[dropcap]D[/dropcap]aniel O’Neil is a graduate of the University of Wisconsin-Madison, a former sports broadcaster and current insurance consultant. His personal collection of fiction is extensive and serves as his inspiration to introduce readers to BODIES ON THE POTOMAC, his debut novel. O’Neil, the father of two sons, has lived in a variety of locations, including Wisconsin, California, Indiana, Kentucky, and South Carolina. He currently resides in Florida where he is at work on his next book.
A Conversation with Dan O’Neil
1. What was your biggest inspiration while writing Bodies on the Potomac?
I’d written a couple manuscripts in the late 90’s and in the process of trying to secure representation I met an established NY agent who referred me to another agent who was beginning to build a list. For a variety of reasons that connection did not result in publication. The agent soon left the publishing field, but she and I stayed in touch over the years. In 2012 she asked if I kept my hand in writing, and I told her that I’d start a new manuscript every so often but never followed through, other of life’s events and opportunities taking priority. One day she suggested that I write another book. “You think?” I said. “Give it a shot,” she replied. “When you’re done, send it to me, I’ll tell you if you have something.” And so I did. Tara the muse. Bodies on the Potomac is dedicated to her, not only for inspiring me to write, but in helping me to, believe it or not, reconnect with the agent who referred me to her in the first place. After reading the first draft, he agreed to represent me if I was willing to bust my butt to reconstruct the manuscript in order to make it better. And here we are, ready to launch. One day maybe I’ll turn the whole story into a book.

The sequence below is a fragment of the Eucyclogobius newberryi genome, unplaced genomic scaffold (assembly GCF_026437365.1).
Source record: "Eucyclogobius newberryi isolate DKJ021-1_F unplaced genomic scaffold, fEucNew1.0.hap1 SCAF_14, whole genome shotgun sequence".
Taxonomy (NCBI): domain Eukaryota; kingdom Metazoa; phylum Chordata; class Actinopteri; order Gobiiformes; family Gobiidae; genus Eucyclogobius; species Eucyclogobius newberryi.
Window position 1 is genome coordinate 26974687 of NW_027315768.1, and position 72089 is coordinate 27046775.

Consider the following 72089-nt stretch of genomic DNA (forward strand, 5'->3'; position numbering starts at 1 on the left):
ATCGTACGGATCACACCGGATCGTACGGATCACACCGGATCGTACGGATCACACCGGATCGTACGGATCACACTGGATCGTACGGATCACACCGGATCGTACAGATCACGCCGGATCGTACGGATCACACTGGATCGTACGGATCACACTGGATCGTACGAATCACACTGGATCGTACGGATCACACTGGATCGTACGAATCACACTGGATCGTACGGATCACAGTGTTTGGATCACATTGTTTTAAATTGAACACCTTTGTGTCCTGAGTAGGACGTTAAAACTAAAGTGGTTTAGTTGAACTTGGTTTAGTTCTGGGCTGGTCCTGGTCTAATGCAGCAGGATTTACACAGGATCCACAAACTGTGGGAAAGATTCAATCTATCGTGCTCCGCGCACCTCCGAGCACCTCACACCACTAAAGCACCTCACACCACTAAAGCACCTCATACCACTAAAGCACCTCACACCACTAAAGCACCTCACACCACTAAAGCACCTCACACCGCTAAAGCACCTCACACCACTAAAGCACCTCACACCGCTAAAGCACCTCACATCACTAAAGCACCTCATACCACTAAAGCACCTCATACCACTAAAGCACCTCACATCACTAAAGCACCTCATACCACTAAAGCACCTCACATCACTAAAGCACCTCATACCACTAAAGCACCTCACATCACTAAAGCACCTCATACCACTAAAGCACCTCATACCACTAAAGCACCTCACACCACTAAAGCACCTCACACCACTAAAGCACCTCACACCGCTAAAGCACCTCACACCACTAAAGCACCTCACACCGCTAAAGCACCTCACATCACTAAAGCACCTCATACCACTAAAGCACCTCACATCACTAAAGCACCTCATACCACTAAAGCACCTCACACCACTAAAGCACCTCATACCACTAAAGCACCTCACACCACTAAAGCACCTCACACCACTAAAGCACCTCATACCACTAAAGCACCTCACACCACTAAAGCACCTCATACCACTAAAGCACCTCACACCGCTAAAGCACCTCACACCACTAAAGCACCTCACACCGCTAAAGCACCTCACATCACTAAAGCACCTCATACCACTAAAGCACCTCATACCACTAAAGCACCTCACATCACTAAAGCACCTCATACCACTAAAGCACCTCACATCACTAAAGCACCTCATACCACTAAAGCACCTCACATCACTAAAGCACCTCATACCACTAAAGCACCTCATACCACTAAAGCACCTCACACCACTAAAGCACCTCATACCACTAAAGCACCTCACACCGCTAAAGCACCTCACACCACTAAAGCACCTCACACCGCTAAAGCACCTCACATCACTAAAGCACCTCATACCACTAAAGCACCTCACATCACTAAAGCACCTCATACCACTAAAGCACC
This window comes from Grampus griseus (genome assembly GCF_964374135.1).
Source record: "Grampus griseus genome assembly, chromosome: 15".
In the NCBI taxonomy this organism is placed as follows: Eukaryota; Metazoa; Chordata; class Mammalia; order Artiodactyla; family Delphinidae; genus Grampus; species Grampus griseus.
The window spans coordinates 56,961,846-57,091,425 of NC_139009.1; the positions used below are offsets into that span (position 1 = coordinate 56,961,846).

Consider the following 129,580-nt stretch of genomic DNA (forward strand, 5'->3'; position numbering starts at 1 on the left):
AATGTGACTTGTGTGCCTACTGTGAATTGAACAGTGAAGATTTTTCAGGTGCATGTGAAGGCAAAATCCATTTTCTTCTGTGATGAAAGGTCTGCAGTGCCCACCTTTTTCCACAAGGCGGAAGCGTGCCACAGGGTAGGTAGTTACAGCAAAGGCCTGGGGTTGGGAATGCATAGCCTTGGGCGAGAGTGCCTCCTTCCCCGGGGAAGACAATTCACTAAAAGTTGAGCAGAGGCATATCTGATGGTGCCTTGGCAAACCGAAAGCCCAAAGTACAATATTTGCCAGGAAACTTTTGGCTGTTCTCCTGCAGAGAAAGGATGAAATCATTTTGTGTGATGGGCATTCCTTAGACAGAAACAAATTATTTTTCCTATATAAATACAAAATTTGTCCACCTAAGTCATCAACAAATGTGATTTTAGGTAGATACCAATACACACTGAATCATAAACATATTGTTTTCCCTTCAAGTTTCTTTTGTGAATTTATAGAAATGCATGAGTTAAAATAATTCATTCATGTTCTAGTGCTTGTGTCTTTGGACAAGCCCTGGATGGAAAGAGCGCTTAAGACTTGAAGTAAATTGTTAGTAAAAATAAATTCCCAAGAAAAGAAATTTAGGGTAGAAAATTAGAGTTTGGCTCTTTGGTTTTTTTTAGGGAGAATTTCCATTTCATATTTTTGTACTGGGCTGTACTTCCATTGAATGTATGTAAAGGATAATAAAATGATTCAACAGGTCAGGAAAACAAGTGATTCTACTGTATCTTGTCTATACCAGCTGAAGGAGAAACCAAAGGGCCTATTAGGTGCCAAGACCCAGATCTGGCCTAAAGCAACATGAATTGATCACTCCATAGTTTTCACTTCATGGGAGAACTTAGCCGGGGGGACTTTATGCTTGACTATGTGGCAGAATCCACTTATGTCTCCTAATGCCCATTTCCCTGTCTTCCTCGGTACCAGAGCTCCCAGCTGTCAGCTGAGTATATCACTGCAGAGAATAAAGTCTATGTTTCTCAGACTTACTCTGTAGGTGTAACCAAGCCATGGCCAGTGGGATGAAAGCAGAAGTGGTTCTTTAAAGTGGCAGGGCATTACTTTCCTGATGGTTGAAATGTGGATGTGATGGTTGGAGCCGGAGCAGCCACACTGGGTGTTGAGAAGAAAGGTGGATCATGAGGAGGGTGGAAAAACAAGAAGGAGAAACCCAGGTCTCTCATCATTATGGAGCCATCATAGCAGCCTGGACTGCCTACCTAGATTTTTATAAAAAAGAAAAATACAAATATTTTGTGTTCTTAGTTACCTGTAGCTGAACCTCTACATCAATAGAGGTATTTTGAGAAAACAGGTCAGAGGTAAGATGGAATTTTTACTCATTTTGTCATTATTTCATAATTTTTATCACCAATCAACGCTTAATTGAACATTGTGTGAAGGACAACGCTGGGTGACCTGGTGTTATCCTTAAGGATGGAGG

2. What is usually on your nightstand?
Right now, my iPad with Natchez Burning by Greg Iles teed up. Stored next to the iPad are Nelson DeMille and Michael Connelly, both novels already devoured. No telephone. No remote control. A reading lamp.
3. Which character in Bodies on the Potomac is most like you?
No single character. Although there’s a little bit of me in a number of them. The sharp tongue of Alice, the dreamer in Randall, the integrity of Clark are a few characteristics that reflect traits of my own at one level or another. And of course, Rasey. A family surname on my mother’s side transformed to identify a wickedly smart and vulnerable woman who surprises even herself with her success.
4. Which authors have most influenced your writing?
That’s very difficult to categorize. But looking back, reading Winds of War, and War and Remembrance by Herman Wouk hooked me on fiction. I’ve almost always had a book going, and nearly always it’s fiction. Then came Frederick Forsythe’s The Day of the Jackal, and I was spellbound, particularly when the Jackal strapped the lower half of his leg behind his thigh and entered the heavily guarded killing zone as a one legged veteran who’d lost his limb in the war. Soon Tom Clancy was on the scene and the release of a new Clancy thriller was always an event for me. Somewhere along the way I discovered DeMille, I think it was Gold Coast, and I wondered how he did it, weaved the story together, created the dialogue, transformed characters from words on a page to three-dimensional people who I either rooted for or genuinely disliked. I always knew a novel was in my top 10 when I slowed my reading during the last hundred pages because I didn’t want to finish. Of course your question would not be completely answered if I left out the late Robert B. Parker. He and Dan Jenkins had a way of nailing life right between the eyes, an immense talent if you ask me. And then the first time I picked up one of Parker’s Sunny Randall books, it took my breath away: he’d written a detective story in first person when the detective was a woman. How the hell? But he pulled it off. And Daniel Silva is appointment reading too, a big hat tip to Mr. Silva for the entertainment he’s given me and, yes, even inspiration. Of course that’s like saying the batboy is inspired by Babe Ruth, but, hey, everyone starts somewhere.